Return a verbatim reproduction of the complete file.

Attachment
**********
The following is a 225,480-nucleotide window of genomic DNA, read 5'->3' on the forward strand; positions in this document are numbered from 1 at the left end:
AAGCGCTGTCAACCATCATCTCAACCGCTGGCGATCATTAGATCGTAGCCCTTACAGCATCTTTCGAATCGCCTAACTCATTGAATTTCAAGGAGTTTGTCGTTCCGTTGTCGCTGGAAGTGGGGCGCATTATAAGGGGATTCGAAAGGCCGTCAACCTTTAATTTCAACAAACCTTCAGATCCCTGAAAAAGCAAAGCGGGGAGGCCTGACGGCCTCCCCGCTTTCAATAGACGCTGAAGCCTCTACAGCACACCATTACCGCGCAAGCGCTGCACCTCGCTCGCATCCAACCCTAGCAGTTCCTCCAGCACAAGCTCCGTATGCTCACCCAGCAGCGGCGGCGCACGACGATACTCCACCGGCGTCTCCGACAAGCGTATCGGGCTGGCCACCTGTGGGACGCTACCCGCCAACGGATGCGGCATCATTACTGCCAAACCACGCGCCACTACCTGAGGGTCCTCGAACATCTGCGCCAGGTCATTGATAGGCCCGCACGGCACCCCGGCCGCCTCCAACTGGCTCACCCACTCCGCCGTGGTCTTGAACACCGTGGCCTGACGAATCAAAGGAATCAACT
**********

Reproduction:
The following is a 225,480-nucleotide window of genomic DNA, read 5'->3' on the forward strand; positions in this document are numbered from 1 at the left end:
AAGCGCTGTCAACCATCATCTCAACCGCTGGCGATCATTAGATCGTAGCCCTTACAGCATCTTTCGAATCGCCTAACTCATTGAATTTCAAGGAGTTTGTCGTTCCGTTGTCGCTGGAAGTGGGGCGCATTATAAGGGGATTCGAAAGGCCGTCAACCTTTAATTTCAACAAACCTTCAGATCCCTGAAAAAGCAAAGCGGGGAGGCCTGACGGCCTCCCCGCTTTCAATAGACGCTGAAGCCTCTACAGCACACCATTACCGCGCAAGCGCTGCACCTCGCTCGCATCCAACCCTAGCAGTTCCTCCAGCACAAGCTCCGTATGCTCACCCAGCAGCGGCGGCGCACGACGATACTCCACCGGCGTCTCCGACAAGCGTATCGGGCTGGCCACCTGTGGGACGCTACCCGCCAACGGATGCGGCATCATTACTGCCAAACCACGCGCCACTACCTGAGGGTCCTCGAACATCTGCGCCAGGTCATTGATAGGCCCGCACGGCACCCCGGCCGCCTCCAACTGGCTCACCCACTCCGCCGTGGTCTTGAACACCGTGGCCTGACGAATCAAAGGAATCAACT